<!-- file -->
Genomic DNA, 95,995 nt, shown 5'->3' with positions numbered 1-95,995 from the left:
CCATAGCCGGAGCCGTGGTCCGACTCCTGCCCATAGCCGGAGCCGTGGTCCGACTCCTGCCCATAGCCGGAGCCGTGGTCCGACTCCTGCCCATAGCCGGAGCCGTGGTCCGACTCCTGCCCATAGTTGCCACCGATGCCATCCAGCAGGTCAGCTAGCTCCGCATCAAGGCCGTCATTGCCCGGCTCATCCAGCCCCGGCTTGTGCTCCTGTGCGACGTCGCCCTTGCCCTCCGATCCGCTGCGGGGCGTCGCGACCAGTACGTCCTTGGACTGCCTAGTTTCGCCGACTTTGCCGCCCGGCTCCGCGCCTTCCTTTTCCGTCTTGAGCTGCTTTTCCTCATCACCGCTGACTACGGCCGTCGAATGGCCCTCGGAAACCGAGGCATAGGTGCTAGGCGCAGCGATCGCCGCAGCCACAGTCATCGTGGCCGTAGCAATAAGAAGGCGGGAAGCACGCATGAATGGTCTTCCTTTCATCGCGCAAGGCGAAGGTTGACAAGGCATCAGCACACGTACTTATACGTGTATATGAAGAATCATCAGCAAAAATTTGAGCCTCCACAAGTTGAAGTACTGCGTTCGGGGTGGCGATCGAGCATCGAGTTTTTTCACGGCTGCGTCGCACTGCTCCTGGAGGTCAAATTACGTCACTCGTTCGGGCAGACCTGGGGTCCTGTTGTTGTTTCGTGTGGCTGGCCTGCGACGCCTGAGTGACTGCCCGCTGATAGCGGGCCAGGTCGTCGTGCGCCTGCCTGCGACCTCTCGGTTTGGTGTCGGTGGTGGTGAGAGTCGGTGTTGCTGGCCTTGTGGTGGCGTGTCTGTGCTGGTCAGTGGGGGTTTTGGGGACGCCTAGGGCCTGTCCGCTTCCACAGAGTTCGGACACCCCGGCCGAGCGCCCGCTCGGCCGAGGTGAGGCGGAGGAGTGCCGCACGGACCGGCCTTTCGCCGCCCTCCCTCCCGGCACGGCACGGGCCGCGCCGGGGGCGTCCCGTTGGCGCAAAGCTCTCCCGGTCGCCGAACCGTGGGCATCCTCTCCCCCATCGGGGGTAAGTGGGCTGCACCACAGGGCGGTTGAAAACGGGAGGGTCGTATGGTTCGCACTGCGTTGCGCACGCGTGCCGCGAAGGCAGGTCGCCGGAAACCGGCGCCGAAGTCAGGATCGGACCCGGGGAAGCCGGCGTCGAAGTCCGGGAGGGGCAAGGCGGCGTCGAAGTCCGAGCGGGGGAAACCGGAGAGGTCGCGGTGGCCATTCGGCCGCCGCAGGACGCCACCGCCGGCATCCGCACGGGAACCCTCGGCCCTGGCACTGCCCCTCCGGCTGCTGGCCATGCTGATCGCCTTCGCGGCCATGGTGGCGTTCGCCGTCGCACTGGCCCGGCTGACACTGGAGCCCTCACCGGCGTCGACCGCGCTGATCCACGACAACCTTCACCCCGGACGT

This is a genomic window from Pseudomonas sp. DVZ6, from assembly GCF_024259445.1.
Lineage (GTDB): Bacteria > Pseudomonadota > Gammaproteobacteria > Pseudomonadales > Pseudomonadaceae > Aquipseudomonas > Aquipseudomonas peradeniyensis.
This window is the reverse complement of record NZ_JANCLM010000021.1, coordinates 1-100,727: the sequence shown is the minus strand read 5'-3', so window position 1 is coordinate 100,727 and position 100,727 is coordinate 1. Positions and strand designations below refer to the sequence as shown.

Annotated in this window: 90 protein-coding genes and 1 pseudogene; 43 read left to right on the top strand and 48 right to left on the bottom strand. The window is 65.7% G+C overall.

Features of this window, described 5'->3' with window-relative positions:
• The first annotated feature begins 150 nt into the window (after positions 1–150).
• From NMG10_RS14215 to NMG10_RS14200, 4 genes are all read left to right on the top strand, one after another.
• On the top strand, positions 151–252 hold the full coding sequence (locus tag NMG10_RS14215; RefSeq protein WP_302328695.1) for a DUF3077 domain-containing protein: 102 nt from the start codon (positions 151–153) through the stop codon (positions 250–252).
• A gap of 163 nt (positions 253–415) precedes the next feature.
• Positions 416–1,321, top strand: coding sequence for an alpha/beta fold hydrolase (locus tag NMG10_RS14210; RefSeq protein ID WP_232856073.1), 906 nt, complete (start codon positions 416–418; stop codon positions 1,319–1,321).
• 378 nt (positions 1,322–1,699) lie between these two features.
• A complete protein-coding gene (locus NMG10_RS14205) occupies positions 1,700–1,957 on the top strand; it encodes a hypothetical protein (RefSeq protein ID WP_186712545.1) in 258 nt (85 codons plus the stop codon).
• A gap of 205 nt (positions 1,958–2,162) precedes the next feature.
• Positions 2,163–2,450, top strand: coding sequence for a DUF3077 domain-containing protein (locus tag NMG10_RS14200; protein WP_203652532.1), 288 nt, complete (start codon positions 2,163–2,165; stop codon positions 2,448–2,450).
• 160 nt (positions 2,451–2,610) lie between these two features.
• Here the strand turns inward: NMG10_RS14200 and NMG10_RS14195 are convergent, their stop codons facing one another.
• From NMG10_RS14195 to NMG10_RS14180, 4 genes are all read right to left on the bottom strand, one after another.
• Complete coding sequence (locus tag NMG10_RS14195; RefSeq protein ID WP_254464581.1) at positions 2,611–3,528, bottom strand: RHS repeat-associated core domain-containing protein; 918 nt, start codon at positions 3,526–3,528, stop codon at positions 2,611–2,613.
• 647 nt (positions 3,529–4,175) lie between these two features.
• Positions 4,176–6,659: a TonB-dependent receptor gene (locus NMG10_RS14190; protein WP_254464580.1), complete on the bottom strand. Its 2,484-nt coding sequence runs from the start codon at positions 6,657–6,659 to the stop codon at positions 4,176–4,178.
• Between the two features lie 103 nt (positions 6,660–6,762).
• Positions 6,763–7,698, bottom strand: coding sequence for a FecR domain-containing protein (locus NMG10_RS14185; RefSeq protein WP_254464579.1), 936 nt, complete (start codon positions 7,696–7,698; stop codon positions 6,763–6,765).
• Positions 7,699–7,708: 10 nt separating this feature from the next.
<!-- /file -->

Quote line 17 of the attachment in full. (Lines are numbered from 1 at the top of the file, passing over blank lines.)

• 160 nt (positions 2,451–2,610) lie between these two features.